The December Question of the Month deals with a magazine ending up beyond the plane of a wall and what, if anything needs to be done about a shooter that reaches through the wall for it.
Thankfully, most of you got this one right. There is no problem with this situation and it is allowed. Now, you might be wondering how a question of the month that has broad consensus as to the correct answer ends up being used. The reality is that we get this question from folks fairly often. So, it seemed reasonable to toss it out there. And, there were still a bunch of folks that got it wrong so it does provide a teachable moment for some.
The usual confusion folks have about this situation stems from rules 184.108.40.206 and 220.127.116.11. Because we state that the wall is a solid plane and goes from the ground to infinity; the notion is that a competitor cannot cross the plane of the wall at all. And while this is true, the magazine, being an inert and inanimate object incapable of following anything but the laws of physics, doesn’t know about said rule and just goes on through the wall. Had the wall actually been a solid plane then the magazine would have hit that plane and fallen in front of it and not breached the plane of the wall. Thus, we cannot penalize a shooter who has to reach through the plane to retrieve said magazine.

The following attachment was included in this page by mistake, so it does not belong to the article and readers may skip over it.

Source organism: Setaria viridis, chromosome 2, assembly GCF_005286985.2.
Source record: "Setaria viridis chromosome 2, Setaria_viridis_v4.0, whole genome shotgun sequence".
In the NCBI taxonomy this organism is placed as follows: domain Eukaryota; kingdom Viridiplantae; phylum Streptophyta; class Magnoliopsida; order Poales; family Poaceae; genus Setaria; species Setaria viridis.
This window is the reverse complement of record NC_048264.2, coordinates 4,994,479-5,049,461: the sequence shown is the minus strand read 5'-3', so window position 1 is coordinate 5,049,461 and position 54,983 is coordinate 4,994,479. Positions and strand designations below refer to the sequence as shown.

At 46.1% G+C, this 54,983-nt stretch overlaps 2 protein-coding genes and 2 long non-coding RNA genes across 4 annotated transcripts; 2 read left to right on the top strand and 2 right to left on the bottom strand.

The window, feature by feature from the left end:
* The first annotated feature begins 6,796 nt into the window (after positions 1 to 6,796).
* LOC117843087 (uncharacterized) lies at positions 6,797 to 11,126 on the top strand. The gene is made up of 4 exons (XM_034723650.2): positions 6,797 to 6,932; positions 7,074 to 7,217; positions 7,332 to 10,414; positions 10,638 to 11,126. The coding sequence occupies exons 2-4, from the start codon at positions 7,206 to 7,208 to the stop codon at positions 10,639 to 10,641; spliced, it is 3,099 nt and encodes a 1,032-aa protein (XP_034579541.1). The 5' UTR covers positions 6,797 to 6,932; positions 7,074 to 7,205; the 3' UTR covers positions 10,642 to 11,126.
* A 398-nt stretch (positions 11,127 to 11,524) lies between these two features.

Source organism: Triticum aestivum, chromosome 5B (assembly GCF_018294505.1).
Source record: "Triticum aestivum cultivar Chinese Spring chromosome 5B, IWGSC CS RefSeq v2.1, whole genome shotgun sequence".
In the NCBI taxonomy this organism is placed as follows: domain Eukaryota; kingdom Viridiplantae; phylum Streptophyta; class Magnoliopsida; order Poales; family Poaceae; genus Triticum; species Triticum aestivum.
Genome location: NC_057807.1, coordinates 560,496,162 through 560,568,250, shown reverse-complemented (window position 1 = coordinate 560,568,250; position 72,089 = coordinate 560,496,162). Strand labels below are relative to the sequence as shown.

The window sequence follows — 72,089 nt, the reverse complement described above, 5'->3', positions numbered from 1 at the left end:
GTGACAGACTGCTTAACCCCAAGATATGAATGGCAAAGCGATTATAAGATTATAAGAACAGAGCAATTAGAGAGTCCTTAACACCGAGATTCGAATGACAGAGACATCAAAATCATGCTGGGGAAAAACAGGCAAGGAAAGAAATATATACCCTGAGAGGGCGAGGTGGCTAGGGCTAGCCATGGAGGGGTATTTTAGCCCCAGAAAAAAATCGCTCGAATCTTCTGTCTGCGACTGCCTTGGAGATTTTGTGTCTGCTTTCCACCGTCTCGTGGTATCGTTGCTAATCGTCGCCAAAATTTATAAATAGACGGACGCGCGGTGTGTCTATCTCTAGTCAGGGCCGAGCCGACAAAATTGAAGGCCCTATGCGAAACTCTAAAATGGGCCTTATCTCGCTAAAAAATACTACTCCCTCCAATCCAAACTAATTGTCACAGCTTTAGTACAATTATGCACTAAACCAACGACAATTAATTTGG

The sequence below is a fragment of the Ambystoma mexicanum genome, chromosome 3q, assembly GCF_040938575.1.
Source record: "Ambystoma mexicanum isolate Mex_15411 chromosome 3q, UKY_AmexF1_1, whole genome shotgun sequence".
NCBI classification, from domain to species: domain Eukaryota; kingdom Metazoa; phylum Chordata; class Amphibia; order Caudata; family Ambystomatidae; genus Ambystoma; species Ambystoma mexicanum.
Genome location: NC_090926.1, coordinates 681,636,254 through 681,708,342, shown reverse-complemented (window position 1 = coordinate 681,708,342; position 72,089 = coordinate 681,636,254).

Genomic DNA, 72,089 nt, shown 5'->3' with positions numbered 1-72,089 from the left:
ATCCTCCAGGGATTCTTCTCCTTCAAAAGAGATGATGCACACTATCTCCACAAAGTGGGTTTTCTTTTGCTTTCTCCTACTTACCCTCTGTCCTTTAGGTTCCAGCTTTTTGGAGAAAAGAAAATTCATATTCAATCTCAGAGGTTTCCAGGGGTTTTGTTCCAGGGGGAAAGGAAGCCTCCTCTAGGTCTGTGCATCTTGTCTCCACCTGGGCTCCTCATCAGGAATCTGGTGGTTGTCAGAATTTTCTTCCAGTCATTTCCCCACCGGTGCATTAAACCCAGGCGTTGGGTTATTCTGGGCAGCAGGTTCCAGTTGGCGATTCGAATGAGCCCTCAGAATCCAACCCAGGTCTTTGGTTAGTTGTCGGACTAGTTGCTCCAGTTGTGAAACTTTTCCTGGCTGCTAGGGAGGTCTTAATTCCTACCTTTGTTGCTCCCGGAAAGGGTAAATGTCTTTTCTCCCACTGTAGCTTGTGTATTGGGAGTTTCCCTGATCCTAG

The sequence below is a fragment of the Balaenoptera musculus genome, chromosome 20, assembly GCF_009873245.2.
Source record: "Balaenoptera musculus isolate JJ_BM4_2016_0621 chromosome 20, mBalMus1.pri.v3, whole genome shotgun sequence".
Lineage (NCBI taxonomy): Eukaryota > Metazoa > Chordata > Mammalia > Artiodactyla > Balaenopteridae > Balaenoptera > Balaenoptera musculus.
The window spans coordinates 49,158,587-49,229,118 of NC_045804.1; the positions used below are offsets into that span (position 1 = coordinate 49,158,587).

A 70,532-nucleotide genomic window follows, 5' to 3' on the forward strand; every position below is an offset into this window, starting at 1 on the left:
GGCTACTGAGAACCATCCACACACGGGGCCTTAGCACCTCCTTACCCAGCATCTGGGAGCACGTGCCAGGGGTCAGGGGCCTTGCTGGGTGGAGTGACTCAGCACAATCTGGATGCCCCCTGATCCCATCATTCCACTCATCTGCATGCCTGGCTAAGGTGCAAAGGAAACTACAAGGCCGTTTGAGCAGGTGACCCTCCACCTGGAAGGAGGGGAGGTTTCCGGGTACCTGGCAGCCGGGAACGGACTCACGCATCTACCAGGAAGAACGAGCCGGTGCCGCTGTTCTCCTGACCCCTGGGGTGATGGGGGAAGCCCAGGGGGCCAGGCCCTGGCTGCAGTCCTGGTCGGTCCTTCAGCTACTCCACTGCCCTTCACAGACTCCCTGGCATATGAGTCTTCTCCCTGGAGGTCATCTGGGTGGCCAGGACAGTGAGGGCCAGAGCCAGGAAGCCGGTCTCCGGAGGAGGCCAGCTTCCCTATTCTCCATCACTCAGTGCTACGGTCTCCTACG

The same rules would apply if the object under the wall was a prop such as a ball, that was being carried by the shooter and dropped.
Some do try to make the case that this is Range Equipment Failure and thus a reshoot because the wall failed to stop the magazine. Rule 4.6.1 does include the failure of a barrier but in this case the barrier didn’t fail. It performed as constructed. Simply put; if you want the walls to physically be solid all the way to the ground and prevent objects from passing through them, then build them that way. Rule 4.6.1 discussing failure of a barrier refers to a barrier falling or becoming unsafe/unstable due to wind or other forces.
As for penalties, this is not unsportsmanlike behavior so 10.6.1 is not a consideration. The shooter also did not gain any advantage from this, quite the opposite probably, so no procedurals are warranted. Being able to reach through a wall that is not physically there is not an advantage because, as already stated, had the wall been solid in the first place the magazine would not have gone through it and the competitor would not have needed to reach through the wall.
If you have questions about this post, please ask via the blog Contact Form or send an email to firstname.lastname@example.org.